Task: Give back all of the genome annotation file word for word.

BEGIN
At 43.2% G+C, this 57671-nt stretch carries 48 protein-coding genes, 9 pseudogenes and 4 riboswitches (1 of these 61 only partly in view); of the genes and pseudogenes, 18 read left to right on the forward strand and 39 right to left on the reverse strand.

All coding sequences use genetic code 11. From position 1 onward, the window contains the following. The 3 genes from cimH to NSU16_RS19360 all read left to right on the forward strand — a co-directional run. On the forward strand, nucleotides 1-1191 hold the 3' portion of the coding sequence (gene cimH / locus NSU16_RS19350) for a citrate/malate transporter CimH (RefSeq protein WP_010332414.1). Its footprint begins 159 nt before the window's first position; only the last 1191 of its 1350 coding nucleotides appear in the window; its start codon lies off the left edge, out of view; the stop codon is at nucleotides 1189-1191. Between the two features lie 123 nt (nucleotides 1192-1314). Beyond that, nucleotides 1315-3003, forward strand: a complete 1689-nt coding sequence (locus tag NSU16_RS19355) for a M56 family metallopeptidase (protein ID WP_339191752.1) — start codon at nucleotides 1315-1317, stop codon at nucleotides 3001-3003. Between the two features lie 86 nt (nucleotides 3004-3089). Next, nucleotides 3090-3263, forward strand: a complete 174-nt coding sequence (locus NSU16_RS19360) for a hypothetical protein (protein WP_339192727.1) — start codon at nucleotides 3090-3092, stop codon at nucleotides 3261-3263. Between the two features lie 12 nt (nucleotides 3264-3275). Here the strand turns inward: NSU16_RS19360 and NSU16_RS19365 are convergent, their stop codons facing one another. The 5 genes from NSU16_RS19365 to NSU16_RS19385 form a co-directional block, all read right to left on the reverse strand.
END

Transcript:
At 43.2% G+C, this 57671-nt stretch carries 48 protein-coding genes, 9 pseudogenes and 4 riboswitches (1 of these 61 only partly in view); of the genes and pseudogenes, 18 read left to right on the forward strand and 39 right to left on the reverse strand.

All coding sequences use genetic code 11. From position 1 onward, the window contains the following. The 3 genes from cimH to NSU16_RS19360 all read left to right on the forward strand — a co-directional run. On the forward strand, nucleotides 1-1191 hold the 3' portion of the coding sequence (gene cimH / locus NSU16_RS19350) for a citrate/malate transporter CimH (RefSeq protein WP_010332414.1). Its footprint begins 159 nt before the window's first position; only the last 1191 of its 1350 coding nucleotides appear in the window; its start codon lies off the left edge, out of view; the stop codon is at nucleotides 1189-1191. Between the two features lie 123 nt (nucleotides 1192-1314). Beyond that, nucleotides 1315-3003, forward strand: a complete 1689-nt coding sequence (locus tag NSU16_RS19355) for a M56 family metallopeptidase (protein ID WP_339191752.1) — start codon at nucleotides 1315-1317, stop codon at nucleotides 3001-3003. Between the two features lie 86 nt (nucleotides 3004-3089). Next, nucleotides 3090-3263, forward strand: a complete 174-nt coding sequence (locus NSU16_RS19360) for a hypothetical protein (protein WP_339192727.1) — start codon at nucleotides 3090-3092, stop codon at nucleotides 3261-3263. Between the two features lie 12 nt (nucleotides 3264-3275). Here the strand turns inward: NSU16_RS19360 and NSU16_RS19365 are convergent, their stop codons facing one another. The 5 genes from NSU16_RS19365 to NSU16_RS19385 form a co-directional block, all read right to left on the reverse strand.